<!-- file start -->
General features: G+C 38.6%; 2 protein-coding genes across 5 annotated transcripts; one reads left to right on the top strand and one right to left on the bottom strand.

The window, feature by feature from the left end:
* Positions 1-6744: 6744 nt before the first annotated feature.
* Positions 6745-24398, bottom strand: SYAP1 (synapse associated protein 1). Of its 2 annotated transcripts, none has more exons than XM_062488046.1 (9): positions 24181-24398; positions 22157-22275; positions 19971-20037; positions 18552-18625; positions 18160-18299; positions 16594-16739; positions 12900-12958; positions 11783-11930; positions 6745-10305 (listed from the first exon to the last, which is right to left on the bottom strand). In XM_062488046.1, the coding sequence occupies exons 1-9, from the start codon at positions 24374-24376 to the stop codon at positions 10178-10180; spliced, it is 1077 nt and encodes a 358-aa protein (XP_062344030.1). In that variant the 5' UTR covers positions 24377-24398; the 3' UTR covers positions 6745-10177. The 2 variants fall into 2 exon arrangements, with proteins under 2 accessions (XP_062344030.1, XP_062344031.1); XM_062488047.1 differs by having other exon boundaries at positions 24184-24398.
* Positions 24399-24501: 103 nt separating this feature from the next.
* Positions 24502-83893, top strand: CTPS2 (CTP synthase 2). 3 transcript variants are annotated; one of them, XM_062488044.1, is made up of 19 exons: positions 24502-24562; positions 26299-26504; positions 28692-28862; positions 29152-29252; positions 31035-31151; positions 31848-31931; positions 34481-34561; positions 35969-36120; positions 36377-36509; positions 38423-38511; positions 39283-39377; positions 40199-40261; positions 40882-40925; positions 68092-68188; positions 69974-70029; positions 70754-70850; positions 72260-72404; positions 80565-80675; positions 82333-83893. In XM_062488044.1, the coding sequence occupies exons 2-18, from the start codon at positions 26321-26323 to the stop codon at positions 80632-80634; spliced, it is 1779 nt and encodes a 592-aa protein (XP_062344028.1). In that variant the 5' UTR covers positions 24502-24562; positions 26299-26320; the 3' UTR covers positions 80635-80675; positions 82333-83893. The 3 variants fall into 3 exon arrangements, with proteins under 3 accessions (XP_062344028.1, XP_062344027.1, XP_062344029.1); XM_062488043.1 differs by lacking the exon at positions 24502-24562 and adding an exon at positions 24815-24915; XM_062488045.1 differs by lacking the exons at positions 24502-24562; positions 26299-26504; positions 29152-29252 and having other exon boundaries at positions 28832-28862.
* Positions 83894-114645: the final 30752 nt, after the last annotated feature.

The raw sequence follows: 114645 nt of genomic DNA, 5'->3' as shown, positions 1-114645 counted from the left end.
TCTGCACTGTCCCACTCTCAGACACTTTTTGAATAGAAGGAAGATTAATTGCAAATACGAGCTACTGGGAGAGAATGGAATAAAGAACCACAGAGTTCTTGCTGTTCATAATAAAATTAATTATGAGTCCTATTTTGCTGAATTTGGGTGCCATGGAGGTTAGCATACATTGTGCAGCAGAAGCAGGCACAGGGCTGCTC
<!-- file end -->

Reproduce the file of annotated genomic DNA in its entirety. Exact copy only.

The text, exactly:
General features: G+C 38.6%; 2 protein-coding genes across 5 annotated transcripts; one reads left to right on the top strand and one right to left on the bottom strand.

The window, feature by feature from the left end:
* Positions 1-6744: 6744 nt before the first annotated feature.
* Positions 6745-24398, bottom strand: SYAP1 (synapse associated protein 1). Of its 2 annotated transcripts, none has more exons than XM_062488046.1 (9): positions 24181-24398; positions 22157-22275; positions 19971-20037; positions 18552-18625; positions 18160-18299; positions 16594-16739; positions 12900-12958; positions 11783-11930; positions 6745-10305 (listed from the first exon to the last, which is right to left on the bottom strand). In XM_062488046.1, the coding sequence occupies exons 1-9, from the start codon at positions 24374-24376 to the stop codon at positions 10178-10180; spliced, it is 1077 nt and encodes a 358-aa protein (XP_062344030.1). In that variant the 5' UTR covers positions 24377-24398; the 3' UTR covers positions 6745-10177. The 2 variants fall into 2 exon arrangements, with proteins under 2 accessions (XP_062344030.1, XP_062344031.1); XM_062488047.1 differs by having other exon boundaries at positions 24184-24398.
* Positions 24399-24501: 103 nt separating this feature from the next.
* Positions 24502-83893, top strand: CTPS2 (CTP synthase 2). 3 transcript variants are annotated; one of them, XM_062488044.1, is made up of 19 exons: positions 24502-24562; positions 26299-26504; positions 28692-28862; positions 29152-29252; positions 31035-31151; positions 31848-31931; positions 34481-34561; positions 35969-36120; positions 36377-36509; positions 38423-38511; positions 39283-39377; positions 40199-40261; positions 40882-40925; positions 68092-68188; positions 69974-70029; positions 70754-70850; positions 72260-72404; positions 80565-80675; positions 82333-83893. In XM_062488044.1, the coding sequence occupies exons 2-18, from the start codon at positions 26321-26323 to the stop codon at positions 80632-80634; spliced, it is 1779 nt and encodes a 592-aa protein (XP_062344028.1). In that variant the 5' UTR covers positions 24502-24562; positions 26299-26320; the 3' UTR covers positions 80635-80675; positions 82333-83893. The 3 variants fall into 3 exon arrangements, with proteins under 3 accessions (XP_062344028.1, XP_062344027.1, XP_062344029.1); XM_062488043.1 differs by lacking the exon at positions 24502-24562 and adding an exon at positions 24815-24915; XM_062488045.1 differs by lacking the exons at positions 24502-24562; positions 26299-26504; positions 29152-29252 and having other exon boundaries at positions 28832-28862.
* Positions 83894-114645: the final 30752 nt, after the last annotated feature.

The raw sequence follows: 114645 nt of genomic DNA, 5'->3' as shown, positions 1-114645 counted from the left end.
TCTGCACTGTCCCACTCTCAGACACTTTTTGAATAGAAGGAAGATTAATTGCAAATACGAGCTACTGGGAGAGAATGGAATAAAGAACCACAGAGTTCTTGCTGTTCATAATAAAATTAATTATGAGTCCTATTTTGCTGAATTTGGGTGCCATGGAGGTTAGCATACATTGTGCAGCAGAAGCAGGCACAGGGCTGCTC